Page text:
Before Madoff and Ponzi: 19th-Century Business Frauds

By Robb, George | Phi Kappa Phi Forum, Spring 2012 | Go to article overview

Before Madoff and Ponzi: 19th-Century Business Frauds


Robb, George, Phi Kappa Phi Forum


In the Republican presidential primary debates last September, then-candidate Gov. Rick Perry of Texas caused a furor by referring to Social Security as a Ponzi scheme. As most listeners knew, Ponzi schemes are a type of fraud in which investors make payments to a business that then distributes returns to these investors from their own money or from money paid by subsequent investors, rather than from any actual profits earned by the business. Ponzi schemes are doomed to failure since they only work by bringing in new investors to pay off old ones. This momentum cannot be sustained indefinitely, and the racket eventually collapses in on itself amid revelations of graft.

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Perry upset many when attempting to argue that Social Security was not self-supporting and that money paid in by current workers was going to those already retired rather than being invested for their own subsequent golden years. However, the most famous--and valid--recent case would be Bernard Madoff's brokerage business; it was exposed in late 2008 as a $65 billion Ponzi scheme that had hoodwinked thousands of investors through false documents claiming steady double-digit returns. Madoff's fall resulted in June 2009 in a 150-year sentence in federal prison, the maximum penalty, for the-then 71-year-old con man. (1)

Press coverage of Madoff invariably mentioned the 1920's swindler from Boston, Charles Ponzi, an Italian immigrant and career criminal for whom this type of investment fraud is named. Pretending to speculate on postage stamps through foreign currency rates, Ponzi trumpeted a 50 percent return on investment in 90 days and bilked more than 30,000 people out of almost $10 million before being arrested in August 1920 and spending several years in jail. Upon release, he ran another scam, this time selling Florida swampland as prime real estate, and eventually was deported to Italy in 1934. A destitute Ponzi died in the charity ward of a hospital in Rio de Janeiro in 1949 at age 66 and was buried in a pauper's cemetery. (2)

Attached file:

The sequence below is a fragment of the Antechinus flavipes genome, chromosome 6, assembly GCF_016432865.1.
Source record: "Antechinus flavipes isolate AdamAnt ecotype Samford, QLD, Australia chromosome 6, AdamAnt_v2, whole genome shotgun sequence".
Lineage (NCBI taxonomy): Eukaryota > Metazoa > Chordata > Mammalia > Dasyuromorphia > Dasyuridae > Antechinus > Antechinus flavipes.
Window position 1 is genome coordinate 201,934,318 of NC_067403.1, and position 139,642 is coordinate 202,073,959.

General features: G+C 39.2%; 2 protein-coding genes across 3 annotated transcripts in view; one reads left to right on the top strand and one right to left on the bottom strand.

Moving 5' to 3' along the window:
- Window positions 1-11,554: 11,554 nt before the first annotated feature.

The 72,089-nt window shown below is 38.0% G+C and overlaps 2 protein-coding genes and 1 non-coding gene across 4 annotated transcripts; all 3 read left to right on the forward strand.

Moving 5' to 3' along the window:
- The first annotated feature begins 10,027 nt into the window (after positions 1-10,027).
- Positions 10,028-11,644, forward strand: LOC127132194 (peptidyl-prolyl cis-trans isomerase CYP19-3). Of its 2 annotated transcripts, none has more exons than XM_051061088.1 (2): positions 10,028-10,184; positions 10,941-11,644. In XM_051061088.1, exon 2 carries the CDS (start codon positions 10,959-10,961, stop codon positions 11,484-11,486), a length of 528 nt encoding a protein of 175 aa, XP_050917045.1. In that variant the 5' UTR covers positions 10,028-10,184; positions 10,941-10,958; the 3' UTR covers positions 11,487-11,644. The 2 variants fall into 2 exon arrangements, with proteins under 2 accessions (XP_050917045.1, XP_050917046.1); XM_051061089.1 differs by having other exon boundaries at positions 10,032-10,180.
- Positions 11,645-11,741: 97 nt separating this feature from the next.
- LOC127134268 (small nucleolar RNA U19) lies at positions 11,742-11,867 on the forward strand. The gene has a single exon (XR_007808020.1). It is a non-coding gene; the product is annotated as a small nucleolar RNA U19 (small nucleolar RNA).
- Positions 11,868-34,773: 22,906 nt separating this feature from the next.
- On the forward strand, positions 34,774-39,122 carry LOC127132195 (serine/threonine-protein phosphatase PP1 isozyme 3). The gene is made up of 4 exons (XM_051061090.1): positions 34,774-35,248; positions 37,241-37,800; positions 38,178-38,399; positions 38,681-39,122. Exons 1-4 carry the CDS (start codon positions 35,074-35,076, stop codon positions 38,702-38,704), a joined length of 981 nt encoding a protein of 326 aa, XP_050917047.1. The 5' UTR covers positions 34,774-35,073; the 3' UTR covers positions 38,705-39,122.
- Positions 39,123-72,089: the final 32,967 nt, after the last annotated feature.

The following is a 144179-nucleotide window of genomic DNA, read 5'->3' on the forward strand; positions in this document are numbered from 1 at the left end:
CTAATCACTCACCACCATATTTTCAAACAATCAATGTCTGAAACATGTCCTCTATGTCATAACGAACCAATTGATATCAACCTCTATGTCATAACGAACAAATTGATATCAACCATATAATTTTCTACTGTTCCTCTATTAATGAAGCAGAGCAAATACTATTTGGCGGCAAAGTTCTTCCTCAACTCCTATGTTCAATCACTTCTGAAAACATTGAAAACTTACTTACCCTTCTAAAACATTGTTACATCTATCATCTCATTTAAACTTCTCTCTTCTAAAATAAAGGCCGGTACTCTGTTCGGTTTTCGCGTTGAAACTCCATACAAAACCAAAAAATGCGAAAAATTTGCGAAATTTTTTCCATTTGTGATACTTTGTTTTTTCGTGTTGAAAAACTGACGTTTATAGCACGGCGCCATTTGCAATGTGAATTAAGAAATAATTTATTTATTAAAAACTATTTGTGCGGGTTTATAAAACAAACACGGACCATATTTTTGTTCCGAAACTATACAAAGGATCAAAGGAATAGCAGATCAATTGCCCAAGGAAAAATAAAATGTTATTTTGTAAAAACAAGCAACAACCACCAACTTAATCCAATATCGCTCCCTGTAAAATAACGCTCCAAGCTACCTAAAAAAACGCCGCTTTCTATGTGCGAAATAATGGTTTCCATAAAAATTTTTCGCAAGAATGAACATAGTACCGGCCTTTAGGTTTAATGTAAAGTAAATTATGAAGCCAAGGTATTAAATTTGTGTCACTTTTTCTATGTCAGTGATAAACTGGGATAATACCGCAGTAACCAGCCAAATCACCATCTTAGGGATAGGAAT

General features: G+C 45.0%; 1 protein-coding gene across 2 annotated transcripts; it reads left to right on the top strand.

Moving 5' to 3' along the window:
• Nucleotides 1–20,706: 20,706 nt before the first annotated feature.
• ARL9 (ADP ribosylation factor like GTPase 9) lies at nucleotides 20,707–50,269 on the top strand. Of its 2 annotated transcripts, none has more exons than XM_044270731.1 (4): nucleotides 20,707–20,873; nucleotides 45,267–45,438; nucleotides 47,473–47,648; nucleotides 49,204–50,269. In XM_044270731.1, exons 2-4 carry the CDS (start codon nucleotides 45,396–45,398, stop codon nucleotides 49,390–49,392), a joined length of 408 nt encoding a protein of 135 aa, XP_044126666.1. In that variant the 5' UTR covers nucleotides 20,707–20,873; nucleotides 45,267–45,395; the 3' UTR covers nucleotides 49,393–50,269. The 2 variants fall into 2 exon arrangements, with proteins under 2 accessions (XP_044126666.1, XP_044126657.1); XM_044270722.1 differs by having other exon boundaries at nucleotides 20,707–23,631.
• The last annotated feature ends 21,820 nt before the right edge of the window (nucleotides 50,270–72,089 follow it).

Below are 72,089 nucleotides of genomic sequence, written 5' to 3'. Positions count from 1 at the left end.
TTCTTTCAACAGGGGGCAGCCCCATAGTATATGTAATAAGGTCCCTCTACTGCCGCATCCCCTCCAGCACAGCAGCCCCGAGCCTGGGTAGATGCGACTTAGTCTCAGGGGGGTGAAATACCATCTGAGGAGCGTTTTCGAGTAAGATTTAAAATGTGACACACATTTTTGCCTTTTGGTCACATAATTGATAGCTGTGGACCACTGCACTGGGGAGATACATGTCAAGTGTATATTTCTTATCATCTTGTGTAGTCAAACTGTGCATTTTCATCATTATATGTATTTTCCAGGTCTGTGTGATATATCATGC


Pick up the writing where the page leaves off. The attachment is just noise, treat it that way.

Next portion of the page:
Ponzi schemes, however, are much older than their namesake. They originated in the tremendous expansion of the stock market during the Industrial Revolution of the 19th century.

Laying fraudulent tracks

Ponzi schemes existed as early as the 1840s, many of them associated with the extraordinary profits promised by the development of railroads in Great Britain, the world's first industrial nation. The building of vast railway networks necessitated enormous amounts of capital, far more than could be raised by business partnerships or private firms. Financing railroad construction required the creation of joint-stock companies, enterprises whose capital is held in shares sold to the public through the stock market. This expansion of big business and the complexity of the corporate form prompted a world of new opportunities for criminal exploitation. Company organization increased the distance between the nominal owners, the shareholders, and the active directors, and heightened the impersonality of this relationship. Thus, directors were more open to the temptation to subject the investments of the faceless thousands to a wide variety of manipulations. Investors usually lacked the financial know-how to protect themselves from fraud and received little assistance from the government. (3)

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The ease with which a joint-stock company could be created then was astonishing. Seven persons had only to take up one share each in a concern to achieve incorporation. They might have no significant stake in the company, but they could sell its shares to the public, have themselves or their friends appointed directors, and trade on the firm's capital with no personal liability beyond their own small shareholding. (4)

The worst examples of company fraud were those promotions devised merely to rob gullible investors. It was quite common for swindlers to buy a bankrupt factory or depleted coal mine and float it as a public company. …

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